AFTER over 30 years as a human’s rights advocate, during which she helped draft the widely-adopted Convention on the Rights of the Child, Marta Santos Pais is a highly-respected figure in the United Nations.
During a recent visit to Malaysia last week to meet with NGOs and various government ministries, she came by Menara Star in Petaling Jaya, Selangor to visit the R.AGE office. She had heard what the team had achieved through the Predator In My Phone campaign, and was keen to find out more.
After we showed her a couple of episodes and explained how our campaign was going, we sat down with her at our famous(-ish) couch to talk about children’s rights and challenges to it around the world.
What are your thoughts about the Predator In My Phone project?
We see a growth in online grooming as more people, including young children, have access to communication and technology. In many countries, the development of technology has not been accompanied by development of legislation, and this allows predators to take advantage of gaps in the law to exploit and abuse young people.
Predator In My Phone managed to document this present issue in a very respectful manner, allowing people to realise the power of technology and the risk of meeting people with bad intentions. We need to supply greater information to children, stronger empowerment, and raise awareness of sexual education and sexual risks rather than pretend that no risks may happen in the child’s life.
What are the biggest challenges in Malaysia concerning children’s rights?
Lack of legislation on issues such as sexual grooming, and the need to strengthen pieces of legislation such as prohibiting corporal punishment at home or school.
Malaysia also needs to invest in information sensitisation, not only for children but also parents and teachers, and ensure that all professionals are prepared to report and investigate all violence.
Child protection services should work together, so that children who are victims do not have to retell their stories.
Child-friendly courts, and specialised magistrates and lawyers are absolutely fundamental because children need to understand what the proceedings are about, what happens when they speak up, what are the risks in being identified by the public. We need to protect children who are victims or witnesses. Very often we forget to ensure the child is going to recover from the trauma.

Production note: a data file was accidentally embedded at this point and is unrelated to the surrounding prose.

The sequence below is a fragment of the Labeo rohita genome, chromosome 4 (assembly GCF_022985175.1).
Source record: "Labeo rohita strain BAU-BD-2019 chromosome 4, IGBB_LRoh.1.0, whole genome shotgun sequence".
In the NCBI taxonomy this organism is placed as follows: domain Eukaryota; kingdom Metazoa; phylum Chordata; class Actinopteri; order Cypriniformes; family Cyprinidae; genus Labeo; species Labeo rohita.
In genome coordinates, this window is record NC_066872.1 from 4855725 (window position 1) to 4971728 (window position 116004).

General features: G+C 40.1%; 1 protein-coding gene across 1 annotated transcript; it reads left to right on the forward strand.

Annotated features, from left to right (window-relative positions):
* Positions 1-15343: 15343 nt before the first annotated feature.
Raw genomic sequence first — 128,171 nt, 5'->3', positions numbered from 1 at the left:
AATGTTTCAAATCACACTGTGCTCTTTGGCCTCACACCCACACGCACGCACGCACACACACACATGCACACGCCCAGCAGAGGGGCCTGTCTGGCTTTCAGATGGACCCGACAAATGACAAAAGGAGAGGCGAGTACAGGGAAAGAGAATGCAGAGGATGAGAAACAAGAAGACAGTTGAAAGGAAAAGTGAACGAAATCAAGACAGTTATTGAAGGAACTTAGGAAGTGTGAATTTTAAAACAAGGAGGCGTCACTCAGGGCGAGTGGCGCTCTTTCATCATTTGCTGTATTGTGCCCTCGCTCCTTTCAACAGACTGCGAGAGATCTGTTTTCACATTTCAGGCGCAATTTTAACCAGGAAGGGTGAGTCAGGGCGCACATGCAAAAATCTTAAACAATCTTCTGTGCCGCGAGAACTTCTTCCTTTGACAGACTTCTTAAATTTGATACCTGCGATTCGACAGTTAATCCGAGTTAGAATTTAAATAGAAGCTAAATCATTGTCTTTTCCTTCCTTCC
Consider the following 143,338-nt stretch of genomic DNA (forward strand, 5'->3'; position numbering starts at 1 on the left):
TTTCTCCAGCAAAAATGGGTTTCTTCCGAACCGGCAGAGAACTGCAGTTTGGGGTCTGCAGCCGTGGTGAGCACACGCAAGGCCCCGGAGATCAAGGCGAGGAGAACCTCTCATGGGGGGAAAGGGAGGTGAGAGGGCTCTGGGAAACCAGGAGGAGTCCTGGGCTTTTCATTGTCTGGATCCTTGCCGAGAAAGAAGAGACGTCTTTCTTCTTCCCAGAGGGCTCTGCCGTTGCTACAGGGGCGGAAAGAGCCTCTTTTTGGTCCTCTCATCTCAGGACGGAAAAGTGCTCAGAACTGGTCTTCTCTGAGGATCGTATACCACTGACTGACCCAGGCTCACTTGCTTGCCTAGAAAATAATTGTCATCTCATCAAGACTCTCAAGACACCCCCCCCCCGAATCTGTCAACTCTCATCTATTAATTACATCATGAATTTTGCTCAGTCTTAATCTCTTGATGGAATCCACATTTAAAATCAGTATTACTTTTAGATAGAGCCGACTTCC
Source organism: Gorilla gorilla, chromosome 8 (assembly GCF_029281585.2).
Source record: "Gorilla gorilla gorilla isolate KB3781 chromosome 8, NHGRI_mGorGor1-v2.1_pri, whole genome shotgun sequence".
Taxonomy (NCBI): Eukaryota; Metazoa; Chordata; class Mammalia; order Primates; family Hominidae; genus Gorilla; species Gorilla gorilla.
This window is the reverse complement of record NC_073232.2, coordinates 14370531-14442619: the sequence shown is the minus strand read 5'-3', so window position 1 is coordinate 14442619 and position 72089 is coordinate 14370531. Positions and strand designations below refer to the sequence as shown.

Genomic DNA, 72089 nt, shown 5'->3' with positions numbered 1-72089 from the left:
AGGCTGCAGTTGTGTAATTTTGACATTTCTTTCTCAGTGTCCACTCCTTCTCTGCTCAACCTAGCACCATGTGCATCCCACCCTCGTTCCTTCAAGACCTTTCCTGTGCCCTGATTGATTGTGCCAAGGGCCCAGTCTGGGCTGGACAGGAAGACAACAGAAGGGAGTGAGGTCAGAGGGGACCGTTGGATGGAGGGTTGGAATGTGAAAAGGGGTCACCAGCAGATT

What are the roles of religious leaders in child protection?
People respect the voices of religious leaders. Very often they are able to enter into discussions at home or in school, in a way that no law can achieve.
Whether we go to the mosque for Friday prayers or a Catholic church on Sundays, there should be attention given to violence against children, online abuse, and advice provided to parents and professionals who work with children. All these give a lot of opportunities for change in people’s mindsets.
Over 9,000 child marriages have been recorded in the last five years in Malaysia, and many activists and politicians are determined to put an end to it. How can it be done?
The first step is by raising awareness about the negative impact of child marriages on the lives of young people, particularly girls. Very often child marriages are associated with an end to schooling, and a higher risk of abuse within the family.
We need to change the laws, as currently it gives an implicit encouragement for families to seek authorisation for girls to get married earlier.
We also see cases where girls are allowed to get married to their rapists, which sends a very wrong message that rape has a positive solution or outcome.
The international community has agreed on a goal to end child marriages by 2030, and we would like to see Malaysia be an example in this region and be a model in preventing these very important challenges in the rights of children.
Are we on the right track to end child sexual crimes?
The awareness that has been raised as a result of the Richard Huckle case a year ago, and the fact that there is a draft Child Sexual Crimes Bill being discussed is certainly very encouraging. We need to make sure that it is a model for Malaysia and other countries, and raise awareness about what the law contains and how people can use it to protect potential child victims.
Very often implementation only comes into discussion after the law is adopted, so it’s important to use this momentum to plan how we can start implementing the law. Specialised courts, judges, well-trained social workers, empowering children, and supportive families are part of the implementation.